Rape was first classified as a crime against humanity in the aftermath of the Rwandan genocide, when witness testimonies coupled with fact-finding missions uncovered the extent of its use. Those cases formed the bedrock for all cases moving forward, but it also wrought new trauma for the women involved. At least 10 were killed before they could testify and those who did had to relive harrowing pasts. One of the key witnesses, Cecile, described it as a feeling she couldn't quite explain: "It's like everything was damaged in the brain. Your mind is tied up, and your voice is stuck inside."
And yet, they were the lucky few who got justice. At the ad-hoc tribunal for the former Yugoslavia, 78 defendants faced sexual violence charges; only 32 were convicted. Since opening in 2002, the International Criminal Court (ICC), a permanent war crimes body with near-global jurisdiction, has tried twenty five cases that include sexual violence charges; it has won three.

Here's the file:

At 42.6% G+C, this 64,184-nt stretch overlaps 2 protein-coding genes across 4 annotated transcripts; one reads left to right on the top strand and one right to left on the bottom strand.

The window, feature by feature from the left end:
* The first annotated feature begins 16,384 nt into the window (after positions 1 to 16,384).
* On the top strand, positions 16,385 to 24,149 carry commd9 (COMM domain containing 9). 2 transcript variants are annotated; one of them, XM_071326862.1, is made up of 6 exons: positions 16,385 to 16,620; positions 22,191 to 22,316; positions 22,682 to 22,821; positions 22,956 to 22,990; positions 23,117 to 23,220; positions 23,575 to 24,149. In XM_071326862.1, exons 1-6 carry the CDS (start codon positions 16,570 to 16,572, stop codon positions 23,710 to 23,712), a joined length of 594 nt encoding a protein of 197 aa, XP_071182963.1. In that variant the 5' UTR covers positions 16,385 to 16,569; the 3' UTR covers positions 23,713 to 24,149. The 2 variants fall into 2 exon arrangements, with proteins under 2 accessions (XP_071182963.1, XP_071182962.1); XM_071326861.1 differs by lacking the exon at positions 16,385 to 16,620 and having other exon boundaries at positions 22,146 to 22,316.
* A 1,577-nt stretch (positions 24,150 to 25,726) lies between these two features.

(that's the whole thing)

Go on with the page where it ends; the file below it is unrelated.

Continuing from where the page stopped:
While jurisprudence routinely infers order to prosecute commanders for non-gendered war crimes, studies highlight its reluctance in inferring executive command for rape. In 2018, for example, the Appeals Chamber of the ICC reversed the Trial Chamber's conviction of Jean-Pierre Bemba for crimes largely pertaining to rape and sexual assault because it could not prove beyond reasonable doubt that "Bemba had failed to take all necessary and reasonable measures" required to avoid liability. In particular, the Appeals Chamber critiqued the Trial Chamber's reliance on evidence it determined to be "weak, often consisting of media reports including anonymous hearsay." In actuality, testimonies of witnesses had been corroborated by media articles, NGO reports, and oral recordings of statements. While the Trial Chamber had heard testimonies firsthand, the Appeals Chamber had not.